The real challenge of reconciliation between Christians and Jews
(July 15, 2021 / JNS) The Archbishop of Canterbury, Justin Welby, announced that the Church of England was planning to offer its “repentance” for the Church’s anti-Semitic laws that were passed in the 13th century.
Next year will mark the 800th anniversary of the 1222 Oxford Synod. Among a number of grossly discriminatory measures, it implemented decrees that prohibited Jews from holding public office and required them to wear clothing that distinguished them from Christians. These laws, the church says, increased anti-Semitic sentiment and led to the first national expulsion of all Jews from England in 1290.
This synod took place before the birth of the Church of England centuries later, after the Reformation. Welby therefore proposes to repent of the hatred of the Jews of the medieval Catholic Church.
He is right, however, to identify general Christian belief as the source. Britain has never faced its history of murderous fanaticism against its Jewish communities. In the 12th century, Jews were burned alive in pogroms instigated by hysterically anti-Jewish priests.
These barbaric excesses were clearly of their time. However, it is difficult for the church to draw the line on its anti-Jewish past as theology still stands in the way.
The New Testament’s call for lifelong retribution against the Jewish people for their alleged crime of deicide by the crucifixion of Jesus, amplified by the vicious bigotry of the early Church fathers, turned the Jews into demons and justified their slaughter for theological reasons.
There have only been two periods when Britain has become positively Judeophile rather than Judeophobic. The first was in the 17th century under the Puritan Lord Protector of England, Oliver Cromwell, and the second was in the 19th century under the influence of Christian evangelism.
Both periods involved what might be called Bible-faithful Christians who believed that the Jews were God’s chosen people and that they were destined to be restored to their “promised land” of Israel.
In America, the majority of Christians hold similar beliefs. This is why there is such strong support for Israel among American evangelicals. But this is not true of progressive Christian denominations in America and Britain, the Church of England among them.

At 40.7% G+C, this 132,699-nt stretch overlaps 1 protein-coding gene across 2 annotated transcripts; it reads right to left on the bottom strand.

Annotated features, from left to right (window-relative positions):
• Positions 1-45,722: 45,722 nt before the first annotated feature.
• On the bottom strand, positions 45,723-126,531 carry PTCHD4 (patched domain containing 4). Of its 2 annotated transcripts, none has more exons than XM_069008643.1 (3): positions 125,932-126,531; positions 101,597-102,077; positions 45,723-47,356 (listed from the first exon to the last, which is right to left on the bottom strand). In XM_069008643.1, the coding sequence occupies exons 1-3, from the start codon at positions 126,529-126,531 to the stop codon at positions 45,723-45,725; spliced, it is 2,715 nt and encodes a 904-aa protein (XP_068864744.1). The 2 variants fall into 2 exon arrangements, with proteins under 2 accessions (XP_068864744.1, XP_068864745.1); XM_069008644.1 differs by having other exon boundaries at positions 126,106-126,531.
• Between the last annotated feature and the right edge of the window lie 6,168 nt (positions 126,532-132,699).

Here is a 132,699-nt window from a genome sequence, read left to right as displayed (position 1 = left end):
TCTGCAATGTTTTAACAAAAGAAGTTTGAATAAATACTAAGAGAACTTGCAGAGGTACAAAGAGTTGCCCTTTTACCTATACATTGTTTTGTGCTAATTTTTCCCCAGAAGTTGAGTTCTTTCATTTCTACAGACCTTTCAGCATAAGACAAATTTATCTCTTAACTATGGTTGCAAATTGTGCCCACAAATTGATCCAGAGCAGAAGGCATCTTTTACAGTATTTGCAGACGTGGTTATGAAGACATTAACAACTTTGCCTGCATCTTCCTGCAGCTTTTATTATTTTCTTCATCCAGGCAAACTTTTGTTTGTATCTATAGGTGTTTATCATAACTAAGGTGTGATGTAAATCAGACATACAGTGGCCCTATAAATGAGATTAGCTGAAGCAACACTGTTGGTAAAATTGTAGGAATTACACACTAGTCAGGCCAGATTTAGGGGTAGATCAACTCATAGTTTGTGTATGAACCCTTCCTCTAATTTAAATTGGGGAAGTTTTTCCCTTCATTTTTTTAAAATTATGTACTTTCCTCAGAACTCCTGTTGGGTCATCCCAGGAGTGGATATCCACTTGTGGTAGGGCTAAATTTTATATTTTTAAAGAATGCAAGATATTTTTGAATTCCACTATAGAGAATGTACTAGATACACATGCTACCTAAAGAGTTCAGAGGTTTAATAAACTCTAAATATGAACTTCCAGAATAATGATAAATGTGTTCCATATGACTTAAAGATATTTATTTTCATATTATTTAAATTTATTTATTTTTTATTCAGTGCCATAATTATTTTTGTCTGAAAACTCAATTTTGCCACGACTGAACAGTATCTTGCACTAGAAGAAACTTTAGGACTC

It is because the religious faith in these churches is so weak that they have been particularly vulnerable to the onslaught of secularism.
Replacing faith in God with faith in humanity to improve its lot, they fell under the influence of liberation theology promoted by the World Council of Churches, including neo-Marxist, anti-capitalist, anti-Western attitudes. paved the way for liberal Christians to embrace the “social justice” agenda.
Since this program demonizes Israel as a colonialist oppressor, progressive churches have aligned themselves with this “new anti-Semitism” – the demonization of the collective Jew in the State of Israel.
But liberation theology also sparked a revival of “supersessionism” otherwise known as “replacement theology.”
This ancient doctrine, which was responsible for the murderous Christian pogroms against the Jews of medieval Europe, held that the Christians had replaced the Jews in the sight of God and had inherited all the divine promises made to them while the Jews had them. themselves had become the devil’s party.
Today, this doctrine has been appropriated by Palestinian Arab Christians to claim that it was the Palestinians who inherited the divine promise from the Land of Israel. This Palestinian “liberation theology” has been adopted en bloc by the World Council of Churches, as well as by progressive churches in Britain and America.
Two years ago, the Church of England published a teaching document on Judeo-Christian relations entitled “The Infallible Word of God”. It was described in the British press as a long overdue “call to repentance” for anti-Semitism and recognition of Christianity’s role in the Holocaust.
In the remainder of this document, Archbishop Welby wrote: “Too often in history the Church has been responsible for and complicit in anti-Semitism – and the fact that anti-Semitic language and attacks are on the increase in the Kingdom. United and Europe means we cannot be complacent.